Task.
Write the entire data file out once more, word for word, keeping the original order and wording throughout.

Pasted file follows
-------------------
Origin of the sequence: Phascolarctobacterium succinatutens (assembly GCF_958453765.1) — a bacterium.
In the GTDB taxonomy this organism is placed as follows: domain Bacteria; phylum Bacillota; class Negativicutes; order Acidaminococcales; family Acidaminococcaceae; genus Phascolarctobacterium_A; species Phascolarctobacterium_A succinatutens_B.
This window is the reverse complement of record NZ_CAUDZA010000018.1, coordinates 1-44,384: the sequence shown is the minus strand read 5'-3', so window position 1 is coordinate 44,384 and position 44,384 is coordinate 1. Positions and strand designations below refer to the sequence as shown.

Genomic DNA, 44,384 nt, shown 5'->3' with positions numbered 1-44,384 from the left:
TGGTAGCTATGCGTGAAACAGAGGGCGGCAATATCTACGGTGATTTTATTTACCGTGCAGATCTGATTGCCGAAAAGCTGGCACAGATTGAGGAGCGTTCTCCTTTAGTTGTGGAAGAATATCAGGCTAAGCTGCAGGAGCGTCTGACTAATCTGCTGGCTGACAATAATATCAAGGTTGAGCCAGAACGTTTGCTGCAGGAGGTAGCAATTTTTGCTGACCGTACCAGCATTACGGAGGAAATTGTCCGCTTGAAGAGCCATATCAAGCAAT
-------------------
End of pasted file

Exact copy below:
Origin of the sequence: Phascolarctobacterium succinatutens (assembly GCF_958453765.1) — a bacterium.
In the GTDB taxonomy this organism is placed as follows: domain Bacteria; phylum Bacillota; class Negativicutes; order Acidaminococcales; family Acidaminococcaceae; genus Phascolarctobacterium_A; species Phascolarctobacterium_A succinatutens_B.
This window is the reverse complement of record NZ_CAUDZA010000018.1, coordinates 1-44,384: the sequence shown is the minus strand read 5'-3', so window position 1 is coordinate 44,384 and position 44,384 is coordinate 1. Positions and strand designations below refer to the sequence as shown.

Genomic DNA, 44,384 nt, shown 5'->3' with positions numbered 1-44,384 from the left:
TGGTAGCTATGCGTGAAACAGAGGGCGGCAATATCTACGGTGATTTTATTTACCGTGCAGATCTGATTGCCGAAAAGCTGGCACAGATTGAGGAGCGTTCTCCTTTAGTTGTGGAAGAATATCAGGCTAAGCTGCAGGAGCGTCTGACTAATCTGCTGGCTGACAATAATATCAAGGTTGAGCCAGAACGTTTGCTGCAGGAGGTAGCAATTTTTGCTGACCGTACCAGCATTACGGAGGAAATTGTCCGCTTGAAGAGCCATATCAAGCAAT